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Groundbreaking discovery could signal life on Venus

Scientists from across the globe, including Dr Helen Fraser of The Open University, have detected a rare gas – phosphine – in the clouds of Venus. The landmark discovery could point to extra-terrestrial ‘aerial’ life on the planet.

For decades, the scientific community has speculated that high clouds on Venus could offer a home for microbes – floating free of the scorching surface, but still needing to tolerate very high acidity. The finding suggests that Venus could host unknown photochemical or geochemical processes. On Earth, phosphine, which consists of hydrogen and phosphorus, is predominately made industrially or by microbes that thrive in oxygen-free environments.

Dr Helen Fraser, astrochemist and senior lecturer at The Open University, said: “We have scratched the surface of something really exciting. By combining our expertise as chemists, astronomers, biologists and geologists, we move ever closer to answering the question: is there life in the universe? And, perhaps even more tantalising, is there life beyond Earth in the Solar System?”

The team, led by Professor Jane Greaves of Cardiff University, initially made the discovery using James Clerk Maxwell Telescope (JCMT) in Hawaii. Thereafter, they confirmed the research findings using the Atacama Large Millimeter/submillimeter Array (ALMA) in Chile. Both facilities observed Venus at a wavelength of about 1 millimetre, much longer than the human eye can see – only telescopes at high altitude can detect this wavelength effectively.

They detected a spectral signature that is unique to phosphine and estimated an abundance of 20 parts-per-billion of phosphine in Venus’ clouds. Professor Greaves said: “This was an experiment made out of pure curiosity, really – taking advantage of JCMT’s powerful technology, and thinking about future instruments. I thought we’d just be able to rule out extreme scenarios, like the clouds being stuffed full of organisms. When we got the first hints of phosphine in Venus’ spectrum, it was a shock!”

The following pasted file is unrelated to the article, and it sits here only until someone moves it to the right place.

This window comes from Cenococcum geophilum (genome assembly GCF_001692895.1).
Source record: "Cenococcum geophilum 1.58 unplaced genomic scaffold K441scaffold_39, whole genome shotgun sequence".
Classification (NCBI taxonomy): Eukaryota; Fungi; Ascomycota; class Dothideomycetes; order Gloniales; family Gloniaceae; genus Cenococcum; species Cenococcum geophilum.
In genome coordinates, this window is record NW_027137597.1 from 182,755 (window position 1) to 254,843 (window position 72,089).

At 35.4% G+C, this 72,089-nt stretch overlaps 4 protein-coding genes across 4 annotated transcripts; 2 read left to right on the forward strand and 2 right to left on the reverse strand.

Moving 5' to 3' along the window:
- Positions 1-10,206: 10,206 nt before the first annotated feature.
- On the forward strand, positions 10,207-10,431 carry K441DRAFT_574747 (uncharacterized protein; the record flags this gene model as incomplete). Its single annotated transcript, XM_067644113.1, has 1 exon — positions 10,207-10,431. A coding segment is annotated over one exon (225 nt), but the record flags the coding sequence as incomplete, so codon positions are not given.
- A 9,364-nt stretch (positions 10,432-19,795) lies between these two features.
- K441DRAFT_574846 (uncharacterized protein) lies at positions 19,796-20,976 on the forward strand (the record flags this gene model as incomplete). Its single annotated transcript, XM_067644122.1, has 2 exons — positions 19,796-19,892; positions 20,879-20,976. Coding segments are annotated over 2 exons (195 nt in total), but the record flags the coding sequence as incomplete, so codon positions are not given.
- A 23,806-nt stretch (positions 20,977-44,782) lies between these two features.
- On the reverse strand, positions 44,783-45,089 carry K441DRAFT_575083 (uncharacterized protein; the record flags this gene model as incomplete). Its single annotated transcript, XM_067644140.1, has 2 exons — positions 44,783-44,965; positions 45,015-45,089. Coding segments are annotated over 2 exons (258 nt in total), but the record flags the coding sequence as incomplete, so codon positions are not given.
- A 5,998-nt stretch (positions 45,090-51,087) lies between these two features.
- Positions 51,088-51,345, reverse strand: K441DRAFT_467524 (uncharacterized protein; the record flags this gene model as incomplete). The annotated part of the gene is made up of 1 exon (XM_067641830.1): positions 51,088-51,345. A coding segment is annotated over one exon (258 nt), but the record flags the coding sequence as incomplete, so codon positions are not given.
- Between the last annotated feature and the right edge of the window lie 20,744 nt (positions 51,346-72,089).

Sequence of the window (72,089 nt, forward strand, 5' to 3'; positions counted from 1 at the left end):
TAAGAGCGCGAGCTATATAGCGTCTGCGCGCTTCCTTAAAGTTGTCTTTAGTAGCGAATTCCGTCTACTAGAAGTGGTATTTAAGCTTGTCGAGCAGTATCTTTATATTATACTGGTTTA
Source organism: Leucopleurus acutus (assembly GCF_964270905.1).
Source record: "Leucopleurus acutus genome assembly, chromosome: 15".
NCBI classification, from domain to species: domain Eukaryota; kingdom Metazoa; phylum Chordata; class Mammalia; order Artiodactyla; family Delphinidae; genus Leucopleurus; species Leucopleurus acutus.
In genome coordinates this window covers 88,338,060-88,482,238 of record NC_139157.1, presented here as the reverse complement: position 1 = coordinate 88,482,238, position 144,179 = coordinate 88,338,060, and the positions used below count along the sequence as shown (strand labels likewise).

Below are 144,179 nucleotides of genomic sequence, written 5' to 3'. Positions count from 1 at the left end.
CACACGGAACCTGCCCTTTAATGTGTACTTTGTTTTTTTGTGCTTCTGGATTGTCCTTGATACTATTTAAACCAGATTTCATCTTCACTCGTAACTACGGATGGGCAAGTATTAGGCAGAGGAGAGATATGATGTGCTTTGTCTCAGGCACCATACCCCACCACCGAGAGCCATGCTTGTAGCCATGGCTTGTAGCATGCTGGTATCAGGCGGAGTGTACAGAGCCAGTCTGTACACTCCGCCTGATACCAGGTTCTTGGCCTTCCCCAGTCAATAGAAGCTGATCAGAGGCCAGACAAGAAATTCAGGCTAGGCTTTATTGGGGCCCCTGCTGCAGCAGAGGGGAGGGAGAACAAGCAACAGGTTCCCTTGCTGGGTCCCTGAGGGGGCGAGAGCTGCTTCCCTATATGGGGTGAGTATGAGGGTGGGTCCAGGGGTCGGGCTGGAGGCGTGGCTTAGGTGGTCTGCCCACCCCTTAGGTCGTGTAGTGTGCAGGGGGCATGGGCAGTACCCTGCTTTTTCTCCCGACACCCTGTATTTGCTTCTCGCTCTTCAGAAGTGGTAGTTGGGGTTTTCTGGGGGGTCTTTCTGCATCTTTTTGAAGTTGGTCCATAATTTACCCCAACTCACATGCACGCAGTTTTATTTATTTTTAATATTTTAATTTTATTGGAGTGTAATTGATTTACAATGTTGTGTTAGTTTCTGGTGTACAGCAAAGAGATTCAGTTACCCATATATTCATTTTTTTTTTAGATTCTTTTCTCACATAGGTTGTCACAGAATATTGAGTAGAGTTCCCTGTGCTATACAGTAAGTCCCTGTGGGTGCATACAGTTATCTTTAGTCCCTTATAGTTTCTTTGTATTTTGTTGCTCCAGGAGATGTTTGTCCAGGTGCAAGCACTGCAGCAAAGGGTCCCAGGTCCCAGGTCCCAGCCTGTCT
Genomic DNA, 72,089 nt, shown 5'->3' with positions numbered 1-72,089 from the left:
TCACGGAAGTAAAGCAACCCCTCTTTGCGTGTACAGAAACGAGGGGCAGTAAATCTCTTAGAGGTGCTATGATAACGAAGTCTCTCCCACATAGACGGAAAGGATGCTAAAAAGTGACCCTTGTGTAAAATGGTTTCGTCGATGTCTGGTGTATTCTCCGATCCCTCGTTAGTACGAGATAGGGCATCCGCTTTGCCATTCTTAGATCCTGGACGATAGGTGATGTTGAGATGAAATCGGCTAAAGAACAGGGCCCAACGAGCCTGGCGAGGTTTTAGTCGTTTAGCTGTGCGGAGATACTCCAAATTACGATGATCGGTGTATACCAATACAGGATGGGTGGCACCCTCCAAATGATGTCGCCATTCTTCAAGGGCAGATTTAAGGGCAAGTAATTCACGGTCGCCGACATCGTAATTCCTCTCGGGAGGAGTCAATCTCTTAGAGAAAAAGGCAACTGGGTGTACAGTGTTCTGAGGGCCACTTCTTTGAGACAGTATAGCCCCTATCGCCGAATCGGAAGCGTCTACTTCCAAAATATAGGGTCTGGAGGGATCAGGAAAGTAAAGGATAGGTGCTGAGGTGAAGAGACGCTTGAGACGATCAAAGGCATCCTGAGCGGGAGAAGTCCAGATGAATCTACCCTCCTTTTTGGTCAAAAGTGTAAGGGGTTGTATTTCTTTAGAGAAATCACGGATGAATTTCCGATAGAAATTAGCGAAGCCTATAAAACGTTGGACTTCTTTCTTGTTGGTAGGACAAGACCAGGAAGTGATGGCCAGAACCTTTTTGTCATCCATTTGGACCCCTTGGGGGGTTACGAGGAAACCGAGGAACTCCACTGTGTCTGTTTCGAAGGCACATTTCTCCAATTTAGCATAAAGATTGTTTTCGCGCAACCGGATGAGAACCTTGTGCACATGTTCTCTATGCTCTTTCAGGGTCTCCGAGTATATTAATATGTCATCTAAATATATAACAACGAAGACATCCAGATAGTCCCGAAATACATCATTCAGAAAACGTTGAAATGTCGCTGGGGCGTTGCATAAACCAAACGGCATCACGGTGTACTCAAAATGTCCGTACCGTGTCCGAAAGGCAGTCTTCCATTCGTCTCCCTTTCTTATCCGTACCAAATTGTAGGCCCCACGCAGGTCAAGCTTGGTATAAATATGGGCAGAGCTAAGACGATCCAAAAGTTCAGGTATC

The team investigated different ways the phosphine may have been produced, including from sources on the surface of the planet, micrometeorites, lightning, or chemical processes happening within the clouds. Dr Helen Fraser, adds:  “Understanding the sources of phosphine in a Venusian environment was hard. We first identified from further research that the source, if similar to the gas found on Earth, would have to be from soils or to be exact microbes in soils. Alternatively, could be due to the breakdown of artificial materials like concretes - neither seemed likely on Venus – so we needed quite some chemical modelling to rule out many different possibilities.”

Natural sources were found to make at most one ten thousandth of the amount of phosphine that the telescopes detected. To create the observed quantity of phosphine on Venus, terrestrial organisms would only need to work at about 10% of their maximum productivity, according to research findings. Any microbes on Venus will likely be very different to their Earth cousins though, to survive in hyper-acidic conditions. The team believes their discovery is significant because they can rule out many alternative ways to make phosphine, but they acknowledge that confirming the presence of “life” needs a lot more work. Although the high clouds of Venus have temperatures up to a pleasant 30 degrees centigrade, they are incredibly acidic – around 90% sulphuric acid – posing major issues for microbes to survive there.

The team are now eagerly awaiting more telescope time, for example to establish whether the phosphine is in a relatively temperate part of the clouds, and to look for other gases associated with life. New space missions could also travel to our neighbouring planet and sample the clouds in situ to further search for signs of life.

For more on the research findings, read the paper published in Nature Astronomy. There is also an article by Professor Monica Grady in The Conversation discussing more about the finding.


Image: Venus (Credit: NASA)